Why many CIOs still struggle to deliver business value
7 February 2019
Damian Skendrovic, CEO, NTT Com Managed Services
The everyday operations of organisations across the globe heavily revolve around IT. But the reliance on in-house IT departments means that valuable resources are being diverted from planning and implementing important digital transformational steps.
With technology’s importance in business now reaching stellar heights, the role of the chief information officer (CIO) in particular is continuously evolving. Despite all the talk about IT as a source of innovation and competitive differentiation, our surveys show that it’s the more mundane tasks that are consuming a great deal of our valuable time and resources, restricting the ability for IT to act as a true agent of change.
As enterprises continue to act on the realisation that business transformation has a huge digital element – and the technological pace of change continues to overtake the ability to recruit people with the necessary skills – it is perhaps unsurprising that the global managed IT services market continues to grow at a steady rate. Organisations require access to talent and they need partners to help them negotiate the new waves of technology, from Blockchain, IOT, cloud orchestration and new approaches to data analytics.
The next generation of service partners
It is often said that progressive CIOs want a situation where 80 per cent of their time is spent on innovation and 20 per cent on everyday “lights on” operations. Sadly, that ratio is nothing more than a fantasy. In fact, the most basic task of managing IT infrastructure was recognised as the most major workload by about two thirds of the people we recently surveyed.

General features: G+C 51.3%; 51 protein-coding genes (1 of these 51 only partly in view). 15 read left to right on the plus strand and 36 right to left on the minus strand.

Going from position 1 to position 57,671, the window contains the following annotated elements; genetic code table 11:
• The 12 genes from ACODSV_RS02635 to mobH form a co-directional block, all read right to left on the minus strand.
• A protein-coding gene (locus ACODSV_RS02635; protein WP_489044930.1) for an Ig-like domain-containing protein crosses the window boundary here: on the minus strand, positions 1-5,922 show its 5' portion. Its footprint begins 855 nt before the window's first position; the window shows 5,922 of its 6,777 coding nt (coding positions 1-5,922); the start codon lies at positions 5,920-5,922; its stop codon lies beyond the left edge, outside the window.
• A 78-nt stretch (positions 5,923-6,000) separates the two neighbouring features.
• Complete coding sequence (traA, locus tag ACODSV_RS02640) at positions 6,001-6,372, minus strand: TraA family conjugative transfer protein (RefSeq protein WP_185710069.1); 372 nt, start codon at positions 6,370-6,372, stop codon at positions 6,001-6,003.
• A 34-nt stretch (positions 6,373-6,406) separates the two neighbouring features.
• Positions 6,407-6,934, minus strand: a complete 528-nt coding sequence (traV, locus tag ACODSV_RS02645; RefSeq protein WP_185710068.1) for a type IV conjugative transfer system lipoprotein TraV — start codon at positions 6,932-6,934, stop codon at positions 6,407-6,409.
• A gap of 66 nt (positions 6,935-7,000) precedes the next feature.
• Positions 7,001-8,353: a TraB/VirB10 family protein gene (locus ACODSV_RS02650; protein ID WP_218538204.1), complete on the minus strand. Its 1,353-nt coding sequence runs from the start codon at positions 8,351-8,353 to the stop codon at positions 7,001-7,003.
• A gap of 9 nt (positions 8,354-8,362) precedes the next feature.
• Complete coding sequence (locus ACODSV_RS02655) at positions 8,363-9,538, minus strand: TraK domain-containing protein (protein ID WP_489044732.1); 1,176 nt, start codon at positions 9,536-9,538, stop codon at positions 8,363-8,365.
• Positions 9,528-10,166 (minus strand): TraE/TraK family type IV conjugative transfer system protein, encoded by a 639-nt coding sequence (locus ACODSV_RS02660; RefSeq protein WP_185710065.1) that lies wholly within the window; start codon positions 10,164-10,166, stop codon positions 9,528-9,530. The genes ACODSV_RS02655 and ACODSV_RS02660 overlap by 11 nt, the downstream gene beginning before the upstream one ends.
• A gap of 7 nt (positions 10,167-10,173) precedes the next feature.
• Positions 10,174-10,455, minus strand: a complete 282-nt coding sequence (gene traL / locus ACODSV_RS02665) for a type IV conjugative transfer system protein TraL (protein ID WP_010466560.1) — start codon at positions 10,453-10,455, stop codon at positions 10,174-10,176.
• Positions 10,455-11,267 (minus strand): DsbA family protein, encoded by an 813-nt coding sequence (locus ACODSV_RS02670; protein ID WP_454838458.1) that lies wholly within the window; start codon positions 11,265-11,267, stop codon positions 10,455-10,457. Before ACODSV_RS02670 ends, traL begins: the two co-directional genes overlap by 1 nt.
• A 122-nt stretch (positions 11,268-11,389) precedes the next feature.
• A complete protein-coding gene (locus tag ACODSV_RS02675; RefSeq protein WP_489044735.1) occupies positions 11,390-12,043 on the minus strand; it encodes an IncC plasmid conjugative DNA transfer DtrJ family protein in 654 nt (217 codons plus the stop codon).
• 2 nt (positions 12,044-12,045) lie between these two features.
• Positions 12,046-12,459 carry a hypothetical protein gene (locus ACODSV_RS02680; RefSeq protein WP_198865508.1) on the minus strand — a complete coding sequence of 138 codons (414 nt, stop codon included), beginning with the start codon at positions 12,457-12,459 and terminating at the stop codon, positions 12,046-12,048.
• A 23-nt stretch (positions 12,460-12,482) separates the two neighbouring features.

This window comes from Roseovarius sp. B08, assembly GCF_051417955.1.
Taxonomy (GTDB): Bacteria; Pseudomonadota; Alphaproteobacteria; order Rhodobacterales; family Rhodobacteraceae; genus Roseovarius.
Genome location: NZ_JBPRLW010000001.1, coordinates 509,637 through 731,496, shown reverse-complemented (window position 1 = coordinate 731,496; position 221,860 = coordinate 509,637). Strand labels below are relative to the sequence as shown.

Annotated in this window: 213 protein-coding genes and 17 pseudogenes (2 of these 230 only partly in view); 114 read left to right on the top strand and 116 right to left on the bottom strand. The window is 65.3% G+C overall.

Well down the list were the more creative, innovative aspects of the IT role, including developing apps for customers and aligning with business objectives by exploring new technologies. This is a depressingly common conundrum. IT cannot neglect the basic operations that enable and automate the business.
On the other hand, IT has traditionally struggled to allow time and budget to go further and help their organisations truly differentiate by delivering digital transformation. Something must be done, but what?
Long-term contracts with vendor lock-in and strict penalties for change are now outdated. Next-generation managed service providers (MSPs) are offering flexible “pay for what you consume” services contracts that are more closely aligned with the objectives of the business. This frees up critical in-house resources and enables departments to focus on delivering business value and digital transformation.
For information on next generation managed services visit: www.GMOne.com